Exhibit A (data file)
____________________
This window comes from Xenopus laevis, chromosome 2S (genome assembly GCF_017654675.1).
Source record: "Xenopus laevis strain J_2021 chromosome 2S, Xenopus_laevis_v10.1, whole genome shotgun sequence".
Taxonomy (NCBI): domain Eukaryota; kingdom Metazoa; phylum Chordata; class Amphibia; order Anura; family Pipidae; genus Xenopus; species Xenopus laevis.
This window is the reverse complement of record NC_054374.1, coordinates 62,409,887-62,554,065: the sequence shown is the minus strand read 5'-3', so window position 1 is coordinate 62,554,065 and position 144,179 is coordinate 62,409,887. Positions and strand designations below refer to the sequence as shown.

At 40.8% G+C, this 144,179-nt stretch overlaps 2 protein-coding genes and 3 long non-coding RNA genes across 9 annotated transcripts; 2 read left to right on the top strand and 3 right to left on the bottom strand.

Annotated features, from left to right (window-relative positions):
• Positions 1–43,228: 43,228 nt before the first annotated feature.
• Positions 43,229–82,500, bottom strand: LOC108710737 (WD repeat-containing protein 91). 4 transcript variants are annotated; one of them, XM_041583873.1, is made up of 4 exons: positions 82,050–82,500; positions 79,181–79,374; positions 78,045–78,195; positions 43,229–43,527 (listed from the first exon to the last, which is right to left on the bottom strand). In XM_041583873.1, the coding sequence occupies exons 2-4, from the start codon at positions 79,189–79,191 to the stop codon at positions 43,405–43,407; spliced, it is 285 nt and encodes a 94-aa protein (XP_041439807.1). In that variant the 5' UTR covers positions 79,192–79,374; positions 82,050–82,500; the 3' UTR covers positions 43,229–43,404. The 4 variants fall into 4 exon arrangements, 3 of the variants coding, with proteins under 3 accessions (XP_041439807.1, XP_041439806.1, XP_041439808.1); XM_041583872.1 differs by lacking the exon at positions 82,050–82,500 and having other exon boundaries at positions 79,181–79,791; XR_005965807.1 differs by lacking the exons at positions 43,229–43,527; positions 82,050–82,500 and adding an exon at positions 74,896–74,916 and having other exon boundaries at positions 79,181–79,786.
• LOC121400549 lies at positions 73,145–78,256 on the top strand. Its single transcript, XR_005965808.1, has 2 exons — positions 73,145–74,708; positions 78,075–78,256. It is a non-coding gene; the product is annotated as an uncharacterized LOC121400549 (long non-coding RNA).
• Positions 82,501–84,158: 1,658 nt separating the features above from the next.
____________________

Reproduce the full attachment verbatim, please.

This window comes from Xenopus laevis, chromosome 2S (genome assembly GCF_017654675.1).
Source record: "Xenopus laevis strain J_2021 chromosome 2S, Xenopus_laevis_v10.1, whole genome shotgun sequence".
Taxonomy (NCBI): domain Eukaryota; kingdom Metazoa; phylum Chordata; class Amphibia; order Anura; family Pipidae; genus Xenopus; species Xenopus laevis.
This window is the reverse complement of record NC_054374.1, coordinates 62,409,887-62,554,065: the sequence shown is the minus strand read 5'-3', so window position 1 is coordinate 62,554,065 and position 144,179 is coordinate 62,409,887. Positions and strand designations below refer to the sequence as shown.

At 40.8% G+C, this 144,179-nt stretch overlaps 2 protein-coding genes and 3 long non-coding RNA genes across 9 annotated transcripts; 2 read left to right on the top strand and 3 right to left on the bottom strand.

Annotated features, from left to right (window-relative positions):
• Positions 1–43,228: 43,228 nt before the first annotated feature.
• Positions 43,229–82,500, bottom strand: LOC108710737 (WD repeat-containing protein 91). 4 transcript variants are annotated; one of them, XM_041583873.1, is made up of 4 exons: positions 82,050–82,500; positions 79,181–79,374; positions 78,045–78,195; positions 43,229–43,527 (listed from the first exon to the last, which is right to left on the bottom strand). In XM_041583873.1, the coding sequence occupies exons 2-4, from the start codon at positions 79,189–79,191 to the stop codon at positions 43,405–43,407; spliced, it is 285 nt and encodes a 94-aa protein (XP_041439807.1). In that variant the 5' UTR covers positions 79,192–79,374; positions 82,050–82,500; the 3' UTR covers positions 43,229–43,404. The 4 variants fall into 4 exon arrangements, 3 of the variants coding, with proteins under 3 accessions (XP_041439807.1, XP_041439806.1, XP_041439808.1); XM_041583872.1 differs by lacking the exon at positions 82,050–82,500 and having other exon boundaries at positions 79,181–79,791; XR_005965807.1 differs by lacking the exons at positions 43,229–43,527; positions 82,050–82,500 and adding an exon at positions 74,896–74,916 and having other exon boundaries at positions 79,181–79,786.
• LOC121400549 lies at positions 73,145–78,256 on the top strand. Its single transcript, XR_005965808.1, has 2 exons — positions 73,145–74,708; positions 78,075–78,256. It is a non-coding gene; the product is annotated as an uncharacterized LOC121400549 (long non-coding RNA).
• Positions 82,501–84,158: 1,658 nt separating the features above from the next.